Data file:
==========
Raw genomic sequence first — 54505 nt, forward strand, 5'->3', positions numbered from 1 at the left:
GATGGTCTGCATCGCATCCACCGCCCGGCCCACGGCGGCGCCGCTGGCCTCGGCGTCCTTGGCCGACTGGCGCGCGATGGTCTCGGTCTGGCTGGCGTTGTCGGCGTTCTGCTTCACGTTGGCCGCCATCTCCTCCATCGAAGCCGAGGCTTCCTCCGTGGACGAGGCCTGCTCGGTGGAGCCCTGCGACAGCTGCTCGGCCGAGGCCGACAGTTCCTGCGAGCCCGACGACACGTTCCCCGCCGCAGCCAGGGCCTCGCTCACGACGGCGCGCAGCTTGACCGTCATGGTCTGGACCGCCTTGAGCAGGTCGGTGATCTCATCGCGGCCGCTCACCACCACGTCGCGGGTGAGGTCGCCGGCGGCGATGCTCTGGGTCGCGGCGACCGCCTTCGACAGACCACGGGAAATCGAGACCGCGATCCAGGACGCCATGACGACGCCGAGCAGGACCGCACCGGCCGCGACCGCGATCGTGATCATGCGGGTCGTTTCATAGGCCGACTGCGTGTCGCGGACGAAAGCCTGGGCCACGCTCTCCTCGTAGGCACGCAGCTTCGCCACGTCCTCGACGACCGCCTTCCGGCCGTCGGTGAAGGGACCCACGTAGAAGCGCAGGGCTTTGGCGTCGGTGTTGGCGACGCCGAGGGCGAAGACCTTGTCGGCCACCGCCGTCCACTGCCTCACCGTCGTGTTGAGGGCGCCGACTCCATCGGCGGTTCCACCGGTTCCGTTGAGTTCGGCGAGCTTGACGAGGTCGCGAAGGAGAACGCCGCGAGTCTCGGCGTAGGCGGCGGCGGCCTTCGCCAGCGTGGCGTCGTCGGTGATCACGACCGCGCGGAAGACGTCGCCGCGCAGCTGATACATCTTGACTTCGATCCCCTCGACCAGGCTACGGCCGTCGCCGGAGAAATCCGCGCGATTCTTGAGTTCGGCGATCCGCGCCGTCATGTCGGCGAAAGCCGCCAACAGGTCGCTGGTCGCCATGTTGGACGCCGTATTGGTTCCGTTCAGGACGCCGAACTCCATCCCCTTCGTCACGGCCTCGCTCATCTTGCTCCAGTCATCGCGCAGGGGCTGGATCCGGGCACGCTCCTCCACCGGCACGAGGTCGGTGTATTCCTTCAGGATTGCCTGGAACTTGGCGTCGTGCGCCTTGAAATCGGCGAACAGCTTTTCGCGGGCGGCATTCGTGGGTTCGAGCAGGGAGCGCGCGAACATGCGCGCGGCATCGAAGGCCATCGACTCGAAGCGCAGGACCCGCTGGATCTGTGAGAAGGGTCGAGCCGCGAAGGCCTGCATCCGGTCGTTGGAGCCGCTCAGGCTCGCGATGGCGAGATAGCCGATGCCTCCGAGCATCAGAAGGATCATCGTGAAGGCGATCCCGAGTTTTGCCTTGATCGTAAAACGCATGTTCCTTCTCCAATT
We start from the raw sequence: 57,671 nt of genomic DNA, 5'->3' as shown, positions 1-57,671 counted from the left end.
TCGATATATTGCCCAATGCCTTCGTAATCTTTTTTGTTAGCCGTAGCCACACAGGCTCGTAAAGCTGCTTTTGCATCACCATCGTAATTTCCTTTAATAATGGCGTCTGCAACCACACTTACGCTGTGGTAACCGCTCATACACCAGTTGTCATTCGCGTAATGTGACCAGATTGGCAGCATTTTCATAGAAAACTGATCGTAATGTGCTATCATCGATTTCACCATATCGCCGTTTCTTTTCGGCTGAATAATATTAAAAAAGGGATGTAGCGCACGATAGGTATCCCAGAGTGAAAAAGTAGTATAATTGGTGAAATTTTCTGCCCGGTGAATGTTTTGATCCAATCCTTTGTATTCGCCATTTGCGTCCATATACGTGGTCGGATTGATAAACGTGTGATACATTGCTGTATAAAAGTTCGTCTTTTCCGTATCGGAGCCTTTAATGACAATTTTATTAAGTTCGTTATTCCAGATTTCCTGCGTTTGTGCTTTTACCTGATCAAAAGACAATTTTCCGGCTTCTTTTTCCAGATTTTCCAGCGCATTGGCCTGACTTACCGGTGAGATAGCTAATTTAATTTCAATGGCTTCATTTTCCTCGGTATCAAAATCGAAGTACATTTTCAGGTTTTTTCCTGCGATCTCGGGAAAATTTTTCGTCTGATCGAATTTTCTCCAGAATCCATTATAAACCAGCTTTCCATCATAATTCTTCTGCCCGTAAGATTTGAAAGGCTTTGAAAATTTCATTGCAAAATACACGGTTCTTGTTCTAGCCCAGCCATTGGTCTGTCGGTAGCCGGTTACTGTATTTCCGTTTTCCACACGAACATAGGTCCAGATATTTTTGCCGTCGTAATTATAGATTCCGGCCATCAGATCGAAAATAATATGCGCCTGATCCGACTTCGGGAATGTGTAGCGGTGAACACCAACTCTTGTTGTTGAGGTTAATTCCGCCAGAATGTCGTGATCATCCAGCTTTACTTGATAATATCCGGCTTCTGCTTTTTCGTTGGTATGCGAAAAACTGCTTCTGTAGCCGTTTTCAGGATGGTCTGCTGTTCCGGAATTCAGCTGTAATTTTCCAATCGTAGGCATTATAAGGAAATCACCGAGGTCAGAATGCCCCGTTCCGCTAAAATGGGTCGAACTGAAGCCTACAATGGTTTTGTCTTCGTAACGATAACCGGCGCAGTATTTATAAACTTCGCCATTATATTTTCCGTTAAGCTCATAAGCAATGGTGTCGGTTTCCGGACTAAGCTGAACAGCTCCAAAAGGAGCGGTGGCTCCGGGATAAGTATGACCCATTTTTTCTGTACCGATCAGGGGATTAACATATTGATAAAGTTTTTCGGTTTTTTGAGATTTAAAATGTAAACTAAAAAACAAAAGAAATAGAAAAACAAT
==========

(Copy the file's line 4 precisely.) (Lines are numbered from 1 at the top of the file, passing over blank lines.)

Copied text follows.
TCGATATATTGCCCAATGCCTTCGTAATCTTTTTTGTTAGCCGTAGCCACACAGGCTCGTAAAGCTGCTTTTGCATCACCATCGTAATTTCCTTTAATAATGGCGTCTGCAACCACACTTACGCTGTGGTAACCGCTCATACACCAGTTGTCATTCGCGTAATGTGACCAGATTGGCAGCATTTTCATAGAAAACTGATCGTAATGTGCTATCATCGATTTCACCATATCGCCGTTTCTTTTCGGCTGAATAATATTAAAAAAGGGATGTAGCGCACGATAGGTATCCCAGAGTGAAAAAGTAGTATAATTGGTGAAATTTTCTGCCCGGTGAATGTTTTGATCCAATCCTTTGTATTCGCCATTTGCGTCCATATACGTGGTCGGATTGATAAACGTGTGATACATTGCTGTATAAAAGTTCGTCTTTTCCGTATCGGAGCCTTTAATGACAATTTTATTAAGTTCGTTATTCCAGATTTCCTGCGTTTGTGCTTTTACCTGATCAAAAGACAATTTTCCGGCTTCTTTTTCCAGATTTTCCAGCGCATTGGCCTGACTTACCGGTGAGATAGCTAATTTAATTTCAATGGCTTCATTTTCCTCGGTATCAAAATCGAAGTACATTTTCAGGTTTTTTCCTGCGATCTCGGGAAAATTTTTCGTCTGATCGAATTTTCTCCAGAATCCATTATAAACCAGCTTTCCATCATAATTCTTCTGCCCGTAAGATTTGAAAGGCTTTGAAAATTTCATTGCAAAATACACGGTTCTTGTTCTAGCCCAGCCATTGGTCTGTCGGTAGCCGGTTACTGTATTTCCGTTTTCCACACGAACATAGGTCCAGATATTTTTGCCGTCGTAATTATAGATTCCGGCCATCAGATCGAAAATAATATGCGCCTGATCCGACTTCGGGAATGTGTAGCGGTGAACACCAACTCTTGTTGTTGAGGTTAATTCCGCCAGAATGTCGTGATCATCCAGCTTTACTTGATAATATCCGGCTTCTGCTTTTTCGTTGGTATGCGAAAAACTGCTTCTGTAGCCGTTTTCAGGATGGTCTGCTGTTCCGGAATTCAGCTGTAATTTTCCAATCGTAGGCATTATAAGGAAATCACCGAGGTCAGAATGCCCCGTTCCGCTAAAATGGGTCGAACTGAAGCCTACAATGGTTTTGTCTTCGTAACGATAACCGGCGCAGTATTTATAAACTTCGCCATTATATTTTCCGTTAAGCTCATAAGCAATGGTGTCGGTTTCCGGACTAAGCTGAACAGCTCCAAAAGGAGCGGTGGCTCCGGGATAAGTATGACCCATTTTTTCTGTACCGATCAGGGGATTAACATATTGATAAAGTTTTTCGGTTTTTTGAGATTTAAAATGTAAACTAAAAAACAAAAGAAATAGAAAAACAAT